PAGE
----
To electrify their fleets, cities can:
Develop a phased transition plan
Create a long-term strategy for transitioning the city's public transportation and municipal fleets to electric vehicles. This plan should include timelines, budgeting, infrastructure needs and workforce training.
Pursue federal, state and local funding opportunities to support fleet electrification, such as grants, low-interest loans, and tax incentives, including the new National Electric Vehicle Infrastructure (NEVI) Program.
Collaborate with manufacturers
Partner with electric bus and vehicle manufacturers to secure favorable pricing, explore new technologies, and gain access to technical expertise.
Install charging infrastructure
Invest in the necessary charging infrastructure to support electric fleets, including overnight charging at depots and on-route charging for buses.
Train the workforce
Provide training and resources for maintenance and operations personnel to ensure they have the skills and knowledge needed to support the transition to electric fleets.
Electric mobility in the sharing economy
The sharing economy has transformed the way people access transportation, and cities can leverage this trend to promote electric mobility. By integrating EVs into car-sharing, ride-hailing and bike-sharing services, cities can make electric mobility more accessible and affordable for residents who may not be able to purchase an electric vehicle outright.
For example, Enel X Way partnered with Uber to support zero-emissions driving with JuiceEco, a product which enables EV drivers to charge up with 100% renewable energy through the use of Renewable Energy Credits (RECs). This US-based partnership provides Uber drivers with special savings on JuiceBox smart home chargers, as well as free access to credits for emission-free driving.
To promote electric mobility in the sharing economy, cities can:
Provide financial incentives, such as reduced fees or tax breaks, for car-sharing and ride-hailing companies that incorporate EVs into their fleets.
Collaborate with sharing economy companies to install dedicated charging infrastructure for their EV fleets, streamlining the charging process and ensuring a consistent supply of available electric vehicles.
Work with sharing economy companies to raise awareness about the benefits of electric mobility and provide resources to help users navigate the EV charging process.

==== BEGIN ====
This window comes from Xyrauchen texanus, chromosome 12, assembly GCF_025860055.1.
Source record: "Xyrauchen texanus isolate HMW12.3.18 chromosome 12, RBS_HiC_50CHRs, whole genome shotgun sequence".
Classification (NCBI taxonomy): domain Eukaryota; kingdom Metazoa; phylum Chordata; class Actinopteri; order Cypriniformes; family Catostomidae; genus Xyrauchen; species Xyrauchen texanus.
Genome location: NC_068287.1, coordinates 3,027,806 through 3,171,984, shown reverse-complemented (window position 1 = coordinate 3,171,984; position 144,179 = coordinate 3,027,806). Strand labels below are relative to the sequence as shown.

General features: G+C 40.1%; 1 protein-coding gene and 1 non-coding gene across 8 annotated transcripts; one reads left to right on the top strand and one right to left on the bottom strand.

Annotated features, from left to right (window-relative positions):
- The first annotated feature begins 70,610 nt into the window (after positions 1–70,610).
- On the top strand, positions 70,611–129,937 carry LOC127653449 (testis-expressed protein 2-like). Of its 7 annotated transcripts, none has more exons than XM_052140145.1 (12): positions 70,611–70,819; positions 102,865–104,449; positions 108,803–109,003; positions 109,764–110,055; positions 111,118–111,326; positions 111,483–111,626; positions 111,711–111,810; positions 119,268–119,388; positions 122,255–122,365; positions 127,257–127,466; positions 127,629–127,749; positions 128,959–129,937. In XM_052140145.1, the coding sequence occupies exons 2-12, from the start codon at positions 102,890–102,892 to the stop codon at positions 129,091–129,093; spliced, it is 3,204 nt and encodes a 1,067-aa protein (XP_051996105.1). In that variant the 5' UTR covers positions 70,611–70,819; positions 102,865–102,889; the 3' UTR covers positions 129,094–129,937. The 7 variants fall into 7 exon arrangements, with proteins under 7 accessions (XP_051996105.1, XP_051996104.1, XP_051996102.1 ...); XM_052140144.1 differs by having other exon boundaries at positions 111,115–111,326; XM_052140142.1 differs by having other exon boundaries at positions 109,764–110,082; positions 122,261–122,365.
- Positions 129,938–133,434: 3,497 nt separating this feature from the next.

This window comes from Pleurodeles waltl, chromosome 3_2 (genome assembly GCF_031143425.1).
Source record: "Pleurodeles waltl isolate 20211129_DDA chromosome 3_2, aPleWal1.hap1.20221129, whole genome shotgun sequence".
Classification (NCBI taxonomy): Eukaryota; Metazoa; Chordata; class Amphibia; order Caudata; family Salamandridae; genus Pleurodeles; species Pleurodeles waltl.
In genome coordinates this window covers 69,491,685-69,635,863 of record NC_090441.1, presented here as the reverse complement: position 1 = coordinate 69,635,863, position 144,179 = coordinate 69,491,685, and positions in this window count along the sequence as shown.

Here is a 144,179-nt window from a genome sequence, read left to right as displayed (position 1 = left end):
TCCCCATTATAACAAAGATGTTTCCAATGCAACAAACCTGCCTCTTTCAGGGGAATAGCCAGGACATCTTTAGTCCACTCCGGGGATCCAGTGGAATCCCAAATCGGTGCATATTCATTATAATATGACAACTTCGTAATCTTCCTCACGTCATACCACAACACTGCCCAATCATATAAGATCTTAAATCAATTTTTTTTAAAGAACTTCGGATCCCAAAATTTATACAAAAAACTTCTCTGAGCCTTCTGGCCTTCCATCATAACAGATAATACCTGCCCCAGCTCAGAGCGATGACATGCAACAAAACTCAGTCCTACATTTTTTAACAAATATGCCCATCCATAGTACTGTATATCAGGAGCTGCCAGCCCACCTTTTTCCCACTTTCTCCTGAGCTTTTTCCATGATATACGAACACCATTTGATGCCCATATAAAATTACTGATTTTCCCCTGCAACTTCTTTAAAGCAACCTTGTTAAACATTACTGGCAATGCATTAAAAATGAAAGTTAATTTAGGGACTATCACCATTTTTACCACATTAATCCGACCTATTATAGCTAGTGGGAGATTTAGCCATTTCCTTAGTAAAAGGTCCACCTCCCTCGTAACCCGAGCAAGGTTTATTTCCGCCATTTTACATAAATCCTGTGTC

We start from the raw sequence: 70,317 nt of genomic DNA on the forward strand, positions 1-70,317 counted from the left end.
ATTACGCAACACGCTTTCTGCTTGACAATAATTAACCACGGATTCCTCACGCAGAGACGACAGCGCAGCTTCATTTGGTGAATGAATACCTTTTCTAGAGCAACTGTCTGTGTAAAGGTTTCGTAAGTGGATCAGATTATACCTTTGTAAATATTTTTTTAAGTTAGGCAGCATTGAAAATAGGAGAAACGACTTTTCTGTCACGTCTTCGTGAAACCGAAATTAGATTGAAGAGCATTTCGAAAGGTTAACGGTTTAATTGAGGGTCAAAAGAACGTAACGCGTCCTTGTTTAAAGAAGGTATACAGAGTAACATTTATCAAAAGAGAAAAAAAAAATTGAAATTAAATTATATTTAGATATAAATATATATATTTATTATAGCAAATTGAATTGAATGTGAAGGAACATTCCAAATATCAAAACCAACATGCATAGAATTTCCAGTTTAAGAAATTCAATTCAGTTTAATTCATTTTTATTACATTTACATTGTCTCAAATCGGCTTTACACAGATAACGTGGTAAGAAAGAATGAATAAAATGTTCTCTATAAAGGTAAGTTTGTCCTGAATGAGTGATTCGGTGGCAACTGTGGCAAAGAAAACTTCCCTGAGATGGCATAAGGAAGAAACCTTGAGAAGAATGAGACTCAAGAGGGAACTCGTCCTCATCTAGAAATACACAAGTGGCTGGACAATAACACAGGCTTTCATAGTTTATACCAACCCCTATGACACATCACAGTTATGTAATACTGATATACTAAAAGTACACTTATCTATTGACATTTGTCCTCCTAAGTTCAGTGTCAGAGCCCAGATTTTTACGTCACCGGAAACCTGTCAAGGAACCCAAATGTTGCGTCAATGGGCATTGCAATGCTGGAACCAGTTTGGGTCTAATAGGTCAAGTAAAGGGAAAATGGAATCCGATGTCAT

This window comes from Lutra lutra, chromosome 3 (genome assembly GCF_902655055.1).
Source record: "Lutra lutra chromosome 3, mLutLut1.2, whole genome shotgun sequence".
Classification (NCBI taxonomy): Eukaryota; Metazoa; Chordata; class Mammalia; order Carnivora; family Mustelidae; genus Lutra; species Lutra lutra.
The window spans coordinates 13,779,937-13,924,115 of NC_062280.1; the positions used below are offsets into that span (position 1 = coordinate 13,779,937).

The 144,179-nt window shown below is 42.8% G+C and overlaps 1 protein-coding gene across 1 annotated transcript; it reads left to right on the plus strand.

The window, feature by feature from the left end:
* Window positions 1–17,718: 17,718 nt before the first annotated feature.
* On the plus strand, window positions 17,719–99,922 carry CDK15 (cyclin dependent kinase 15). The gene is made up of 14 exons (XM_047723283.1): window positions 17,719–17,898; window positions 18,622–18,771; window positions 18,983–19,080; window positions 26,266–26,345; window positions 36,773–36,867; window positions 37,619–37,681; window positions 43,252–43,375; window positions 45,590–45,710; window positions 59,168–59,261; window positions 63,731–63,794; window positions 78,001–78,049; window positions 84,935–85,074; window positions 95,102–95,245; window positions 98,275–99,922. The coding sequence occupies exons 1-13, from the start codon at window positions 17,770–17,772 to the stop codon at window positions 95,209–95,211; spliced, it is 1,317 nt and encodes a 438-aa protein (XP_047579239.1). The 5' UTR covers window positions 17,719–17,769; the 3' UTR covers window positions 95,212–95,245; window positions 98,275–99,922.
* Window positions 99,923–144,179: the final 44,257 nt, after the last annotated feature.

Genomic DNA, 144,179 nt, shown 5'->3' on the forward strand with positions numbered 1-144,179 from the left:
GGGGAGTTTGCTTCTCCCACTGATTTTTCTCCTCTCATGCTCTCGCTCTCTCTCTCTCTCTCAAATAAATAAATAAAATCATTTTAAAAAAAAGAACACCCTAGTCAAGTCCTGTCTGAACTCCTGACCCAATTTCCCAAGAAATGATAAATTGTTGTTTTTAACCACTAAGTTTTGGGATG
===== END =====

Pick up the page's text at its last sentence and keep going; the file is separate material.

Encourage the deployment of electric micromobility options, such as e-bikes and e-scooters, as an affordable and environmentally friendly alternative to traditional transportation methods.
Monitor and evaluate
Collect data on the use of EVs in the sharing economy to assess the impact of these initiatives and identify opportunities for further growth and improvement.
Different public charging solutions for cities
To cater to the diverse needs of EV drivers, cities have multiple public charging solutions at their disposal. Which one is best for you? Let’s explore the options:
1. Level 2 charging stations: Level 2 charging stations are the most common type of public charger. They use a 240 volt power supply and can typically charge an EV in 4 to 8 hours. These chargers are suitable for parking lots, workplaces and other locations where vehicles will be parked for several hours. Enel X Way has worked with cities and utilities across the country to install the Level 2 chargers like the JuiceBox Pro and JuicePedestal.
2. Level 3 DC fast charging: DC fast chargers, like Enel X Way JuicePump chargers, provide a rapid charging solution for EVs, charging a vehicle up to 80% in 20 to 30 minutes. These chargers are ideal for locations along highways, in city centers and other areas where drivers need a quick charge.
3. Public-private partnerships: Cities can collaborate with private companies to install and operate public charging infrastructure. These partnerships can help cities leverage private investment to expand their charging networks more rapidly.
What solution works best for your city?
Investing in public charging infrastructure is crucial for cities looking to promote electric mobility and reduce greenhouse gas emissions. By adopting a comprehensive and strategic approach to EV charging infrastructure, cities can not only support the transition to electric vehicles but also create new job opportunities, promote equitable access, and improve public transportation.
To succeed in this endeavor, cities must collaborate with various stakeholders, assess the unique needs of their communities, and implement targeted solutions that ensure a seamless and convenient EV charging experience for all residents. By prioritizing public charging infrastructure, cities can lead the way towards a more sustainable, equitable and environmentally friendly future for transportation.
By taking action now and investing in public charging infrastructure, cities can pave the way for a cleaner, greener and more sustainable future.